Source content from anywhere with ScrapingBee  🗂 🐝

Pierre de Wulf, co-founder of ScrapingBee joined us on yesterday's unauthorized and rum-fueled treasure hunt in the sharky waters around the Gatsby islands.

YouTube Screengrab

The What?

Source Crowdcast webinars into the Gatsby Data Layer using ScrapingBee — an API that simplifies web scraping.

The Why?

There is no official Crowdcast API and keeping the data in sync using copy/past is a pain (or at least boring 🤪). To scrape from Crowdcast, we need to load the page in a headless browser such as Puppeteer. Doing so is not possible as part of the Gatsby build process, so we outsource it to ScrapingBee.

The How

We used the Data Extraction-feature from ScrapingBee. It lets us select data on a page using CSS-selector. It felt kinda similar to cheerio if you have ever used that.

As always, I started with copy/pasting the example snippets. It worked almost out of the box, but we had to make use of the wait_for option as the Crowdcast page takes a while to load:

It's sometimes necessary to wait for a particular element to appear in the DOM before ScrapingBee returns the HTML content. ScrapingBee Docs

The Code

const axios = require("axios");

const scrapeCrowdcast = async () => {
  const { data } = await axios.get("https://app.scrapingbee.com/api/v1", {
    params: {
      api_key: process.env.SCRAPING_BEE_API_KEY,
      url: "https://www.crowdcast.io/raae",
      // Wait for there to be at least one
      // non-empty .event-tile element
      wait_for: ".event-tile",
      extract_rules: {
        webinars: {
          // Lets create a list with data
          // extracted from the .event-tile element
          selector: ".event-tile",
          type: "list",
          // Each object in the list should
          output: {
            // have a title lifted from
            // the .event-tile__title element
            title: ".event-tile__title",
            // and a path lifted from
            // the href attribute of the first link element
            path: {
              selector: "a",
              output: "@href",
            },
          },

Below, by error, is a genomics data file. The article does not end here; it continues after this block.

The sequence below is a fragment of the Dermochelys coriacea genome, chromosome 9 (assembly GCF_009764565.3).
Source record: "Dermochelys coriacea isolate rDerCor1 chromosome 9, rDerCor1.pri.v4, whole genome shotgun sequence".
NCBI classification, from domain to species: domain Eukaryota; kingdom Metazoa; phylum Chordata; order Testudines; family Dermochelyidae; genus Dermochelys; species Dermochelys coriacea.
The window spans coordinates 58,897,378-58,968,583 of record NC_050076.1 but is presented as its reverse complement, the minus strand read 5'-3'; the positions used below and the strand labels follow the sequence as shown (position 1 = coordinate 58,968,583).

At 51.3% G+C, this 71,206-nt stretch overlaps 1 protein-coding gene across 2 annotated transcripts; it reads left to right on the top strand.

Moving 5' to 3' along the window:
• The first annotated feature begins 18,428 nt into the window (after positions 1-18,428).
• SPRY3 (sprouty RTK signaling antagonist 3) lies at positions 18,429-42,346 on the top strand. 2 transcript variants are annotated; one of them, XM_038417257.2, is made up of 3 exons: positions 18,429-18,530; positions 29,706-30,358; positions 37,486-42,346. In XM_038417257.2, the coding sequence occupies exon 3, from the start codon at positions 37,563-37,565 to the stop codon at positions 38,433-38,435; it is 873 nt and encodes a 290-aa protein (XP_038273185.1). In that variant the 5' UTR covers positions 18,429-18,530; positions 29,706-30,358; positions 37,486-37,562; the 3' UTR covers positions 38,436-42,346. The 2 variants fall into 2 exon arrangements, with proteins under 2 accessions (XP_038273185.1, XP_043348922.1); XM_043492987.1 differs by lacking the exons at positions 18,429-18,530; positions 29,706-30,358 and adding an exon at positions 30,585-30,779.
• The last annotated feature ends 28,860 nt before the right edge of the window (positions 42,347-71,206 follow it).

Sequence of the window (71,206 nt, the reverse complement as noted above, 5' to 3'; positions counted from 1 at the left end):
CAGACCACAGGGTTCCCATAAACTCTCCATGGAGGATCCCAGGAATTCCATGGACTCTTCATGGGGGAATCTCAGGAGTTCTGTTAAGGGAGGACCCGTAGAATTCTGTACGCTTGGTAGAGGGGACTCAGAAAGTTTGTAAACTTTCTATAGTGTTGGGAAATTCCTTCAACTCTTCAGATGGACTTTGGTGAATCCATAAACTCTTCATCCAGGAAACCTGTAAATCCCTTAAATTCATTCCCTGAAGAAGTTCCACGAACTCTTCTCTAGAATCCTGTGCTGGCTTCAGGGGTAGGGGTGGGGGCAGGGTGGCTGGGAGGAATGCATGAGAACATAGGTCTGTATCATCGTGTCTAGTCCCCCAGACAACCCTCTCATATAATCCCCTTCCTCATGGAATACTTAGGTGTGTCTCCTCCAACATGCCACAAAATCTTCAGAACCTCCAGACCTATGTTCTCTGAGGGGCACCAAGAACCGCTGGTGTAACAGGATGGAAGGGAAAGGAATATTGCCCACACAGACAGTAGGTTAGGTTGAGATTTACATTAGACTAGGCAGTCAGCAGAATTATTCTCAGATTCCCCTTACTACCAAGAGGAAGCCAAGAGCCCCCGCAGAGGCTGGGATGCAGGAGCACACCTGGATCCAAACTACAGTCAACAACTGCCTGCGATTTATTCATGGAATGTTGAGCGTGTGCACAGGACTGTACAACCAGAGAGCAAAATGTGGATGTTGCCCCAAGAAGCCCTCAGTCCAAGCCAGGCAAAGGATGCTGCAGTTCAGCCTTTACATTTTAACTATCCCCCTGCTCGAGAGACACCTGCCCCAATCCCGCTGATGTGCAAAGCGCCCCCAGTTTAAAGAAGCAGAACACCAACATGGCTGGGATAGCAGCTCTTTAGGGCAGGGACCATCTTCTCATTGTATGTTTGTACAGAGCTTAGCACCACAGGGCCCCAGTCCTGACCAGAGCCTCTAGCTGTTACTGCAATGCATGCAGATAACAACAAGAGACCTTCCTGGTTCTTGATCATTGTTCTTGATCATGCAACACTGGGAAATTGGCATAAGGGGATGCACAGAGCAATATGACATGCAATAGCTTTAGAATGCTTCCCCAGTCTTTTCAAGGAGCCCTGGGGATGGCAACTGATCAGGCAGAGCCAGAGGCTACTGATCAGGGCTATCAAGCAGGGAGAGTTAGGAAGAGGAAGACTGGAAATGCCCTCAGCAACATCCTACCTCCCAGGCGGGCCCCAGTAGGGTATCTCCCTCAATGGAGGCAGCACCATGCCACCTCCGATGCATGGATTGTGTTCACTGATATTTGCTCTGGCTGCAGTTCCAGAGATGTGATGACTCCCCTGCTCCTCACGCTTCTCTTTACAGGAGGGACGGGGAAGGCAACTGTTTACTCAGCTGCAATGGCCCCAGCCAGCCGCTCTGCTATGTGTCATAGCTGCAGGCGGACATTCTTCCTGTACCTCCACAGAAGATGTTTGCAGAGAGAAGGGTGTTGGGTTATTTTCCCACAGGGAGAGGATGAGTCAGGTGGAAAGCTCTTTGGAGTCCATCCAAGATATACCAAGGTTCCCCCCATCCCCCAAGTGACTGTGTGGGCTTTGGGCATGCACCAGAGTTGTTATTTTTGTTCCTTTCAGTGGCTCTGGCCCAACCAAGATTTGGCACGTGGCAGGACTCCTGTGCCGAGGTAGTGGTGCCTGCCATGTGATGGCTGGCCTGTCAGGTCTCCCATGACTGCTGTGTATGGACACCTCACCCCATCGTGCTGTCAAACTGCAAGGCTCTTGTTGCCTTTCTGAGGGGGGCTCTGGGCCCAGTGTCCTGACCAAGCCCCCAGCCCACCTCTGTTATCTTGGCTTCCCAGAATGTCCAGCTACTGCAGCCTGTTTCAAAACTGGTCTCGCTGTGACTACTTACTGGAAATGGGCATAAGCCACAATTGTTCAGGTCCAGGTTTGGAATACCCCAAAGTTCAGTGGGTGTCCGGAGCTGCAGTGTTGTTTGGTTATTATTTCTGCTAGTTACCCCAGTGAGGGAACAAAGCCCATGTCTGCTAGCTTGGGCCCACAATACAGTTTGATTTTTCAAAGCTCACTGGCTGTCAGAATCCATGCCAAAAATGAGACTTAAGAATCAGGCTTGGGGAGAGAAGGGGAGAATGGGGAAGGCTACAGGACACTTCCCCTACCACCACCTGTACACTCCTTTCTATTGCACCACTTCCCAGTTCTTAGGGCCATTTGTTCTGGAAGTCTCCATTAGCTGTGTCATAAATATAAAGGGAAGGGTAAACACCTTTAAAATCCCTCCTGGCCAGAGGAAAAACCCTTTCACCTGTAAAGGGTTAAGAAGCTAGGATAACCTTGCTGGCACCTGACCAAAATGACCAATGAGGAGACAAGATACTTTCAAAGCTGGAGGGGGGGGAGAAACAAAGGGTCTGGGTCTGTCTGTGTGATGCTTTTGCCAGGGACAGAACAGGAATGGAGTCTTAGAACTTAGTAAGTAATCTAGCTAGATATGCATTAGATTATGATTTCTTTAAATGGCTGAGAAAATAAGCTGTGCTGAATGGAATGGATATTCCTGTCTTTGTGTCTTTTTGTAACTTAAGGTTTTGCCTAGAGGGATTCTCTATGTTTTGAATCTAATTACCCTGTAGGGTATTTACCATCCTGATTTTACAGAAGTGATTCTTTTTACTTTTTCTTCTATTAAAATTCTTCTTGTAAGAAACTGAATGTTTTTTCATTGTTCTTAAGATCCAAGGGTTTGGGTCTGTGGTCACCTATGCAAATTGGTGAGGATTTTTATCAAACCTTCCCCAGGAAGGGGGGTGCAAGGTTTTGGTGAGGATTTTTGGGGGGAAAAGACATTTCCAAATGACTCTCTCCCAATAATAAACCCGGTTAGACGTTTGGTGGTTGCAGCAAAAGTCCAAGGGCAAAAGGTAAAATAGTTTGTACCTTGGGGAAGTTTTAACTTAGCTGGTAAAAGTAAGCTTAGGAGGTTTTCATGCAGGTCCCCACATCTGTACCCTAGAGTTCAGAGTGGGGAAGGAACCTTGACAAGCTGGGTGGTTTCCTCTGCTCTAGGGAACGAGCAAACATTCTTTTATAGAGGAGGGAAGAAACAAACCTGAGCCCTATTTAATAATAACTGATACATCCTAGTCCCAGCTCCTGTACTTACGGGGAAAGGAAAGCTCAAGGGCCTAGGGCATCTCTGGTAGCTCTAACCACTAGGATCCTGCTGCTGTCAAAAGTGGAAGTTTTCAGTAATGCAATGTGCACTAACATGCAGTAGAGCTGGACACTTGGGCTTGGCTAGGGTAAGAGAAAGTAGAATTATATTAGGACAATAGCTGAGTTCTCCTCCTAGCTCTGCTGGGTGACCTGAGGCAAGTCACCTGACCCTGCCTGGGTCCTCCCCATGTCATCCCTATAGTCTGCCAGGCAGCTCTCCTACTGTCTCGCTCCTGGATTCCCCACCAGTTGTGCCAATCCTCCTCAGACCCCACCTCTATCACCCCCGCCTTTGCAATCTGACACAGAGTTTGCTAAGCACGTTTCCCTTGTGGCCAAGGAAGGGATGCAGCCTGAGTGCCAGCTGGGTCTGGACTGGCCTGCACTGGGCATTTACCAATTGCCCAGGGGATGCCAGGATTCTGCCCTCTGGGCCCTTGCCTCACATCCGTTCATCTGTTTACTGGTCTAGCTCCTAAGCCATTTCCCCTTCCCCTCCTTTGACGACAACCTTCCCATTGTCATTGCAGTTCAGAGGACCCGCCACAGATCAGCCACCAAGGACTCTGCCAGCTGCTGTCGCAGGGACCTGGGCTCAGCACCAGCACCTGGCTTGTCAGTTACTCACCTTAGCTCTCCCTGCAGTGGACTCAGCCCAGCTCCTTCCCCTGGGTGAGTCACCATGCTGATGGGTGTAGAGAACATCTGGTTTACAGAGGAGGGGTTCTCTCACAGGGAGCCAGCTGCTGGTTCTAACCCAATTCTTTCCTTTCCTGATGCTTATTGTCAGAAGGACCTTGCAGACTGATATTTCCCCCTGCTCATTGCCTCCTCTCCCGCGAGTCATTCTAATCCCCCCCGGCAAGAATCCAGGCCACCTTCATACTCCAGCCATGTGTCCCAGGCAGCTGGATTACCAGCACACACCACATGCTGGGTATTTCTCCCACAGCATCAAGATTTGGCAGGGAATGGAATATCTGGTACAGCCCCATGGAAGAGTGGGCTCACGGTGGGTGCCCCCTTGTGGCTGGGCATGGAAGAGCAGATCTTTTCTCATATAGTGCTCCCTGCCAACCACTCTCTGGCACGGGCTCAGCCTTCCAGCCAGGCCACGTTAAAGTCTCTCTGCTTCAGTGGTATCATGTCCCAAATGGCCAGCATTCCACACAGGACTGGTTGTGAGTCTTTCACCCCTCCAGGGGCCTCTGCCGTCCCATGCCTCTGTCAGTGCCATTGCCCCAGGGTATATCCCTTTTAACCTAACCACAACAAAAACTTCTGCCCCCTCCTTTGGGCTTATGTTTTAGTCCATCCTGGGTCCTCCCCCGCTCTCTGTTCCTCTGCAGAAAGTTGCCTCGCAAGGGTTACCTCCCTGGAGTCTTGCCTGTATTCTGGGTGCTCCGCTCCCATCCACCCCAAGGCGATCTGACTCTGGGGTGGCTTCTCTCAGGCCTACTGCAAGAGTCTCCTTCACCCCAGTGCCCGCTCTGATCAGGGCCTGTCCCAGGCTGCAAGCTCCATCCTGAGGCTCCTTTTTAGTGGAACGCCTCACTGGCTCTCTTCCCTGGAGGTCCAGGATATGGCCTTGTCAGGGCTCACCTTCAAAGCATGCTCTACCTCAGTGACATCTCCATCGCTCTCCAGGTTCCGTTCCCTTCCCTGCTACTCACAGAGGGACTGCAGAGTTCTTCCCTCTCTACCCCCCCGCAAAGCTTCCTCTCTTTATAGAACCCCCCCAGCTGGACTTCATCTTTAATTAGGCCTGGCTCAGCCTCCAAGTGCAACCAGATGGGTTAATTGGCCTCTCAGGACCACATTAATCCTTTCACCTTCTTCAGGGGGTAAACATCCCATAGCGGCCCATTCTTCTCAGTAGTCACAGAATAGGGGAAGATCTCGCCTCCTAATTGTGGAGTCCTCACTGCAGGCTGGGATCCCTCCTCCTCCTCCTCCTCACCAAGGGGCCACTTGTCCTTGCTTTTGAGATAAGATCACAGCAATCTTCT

},
      },
    },
  });

  return data;
};

The resulting data object:

{
  webinars: [
    {
      title: "5 Gatsby Gotchas to look out for as a React developer",
      path: "/e/gatsby-gotchas-react?utm_source=profile&utm_medium=profile_web&utm_campaign=profile",
    },
    {
      title: "Testing your Gatsby Serverless Functions",
      path: "/e/testing-your-functions?utm_source=profile&utm_medium=profile_web&utm_campaign=profile",
    },
    // and more
  ];
}

We then loop through the webinars on the data object creating content nodes:

// gatsby-node.js
exports.sourceNodes = async (gatsbyUtils) => {
  const { actions, createNodeId, createContentDigest } = gatsbyUtils;
  const { createNode } = actions;

  const data = await scrapeCrowdcast();

  for (const webinar of data.webinars) {
    createNode({
      id: createNodeId(webinar.path),
      title: webinar.title,
      url: "https://www.crowdcast.io" + webinar.path,
      rawScrape: webinar,
      internal: {
        type: `CrowdcastWebinar`,
        mediaType: `text/json`,
        content: JSON.stringify(webinar),
        contentDigest: createContentDigest(webinar),
      },
    });
  }
};

And voila, we have webinar nodes in our data layer:

query MyQuery {
  allCrowdcastWebinar {
    nodes {
      title
      url
    }
  }
}

To see the entire demo, check out its GitHub repository.

 
Should we make this a full-featured plugin? Extracting the cover art and descriptions from the individual webinar pages? Let me know!

 
All the best,
Queen Raae

 
PS: ScrapingBee is a paid service, but we are as always neither sponsored nor an affiliate.
PPS: If you want to learn more about web-scraping without ScrapingBee check out their article Web Scraping with Javascript and NodeJS.

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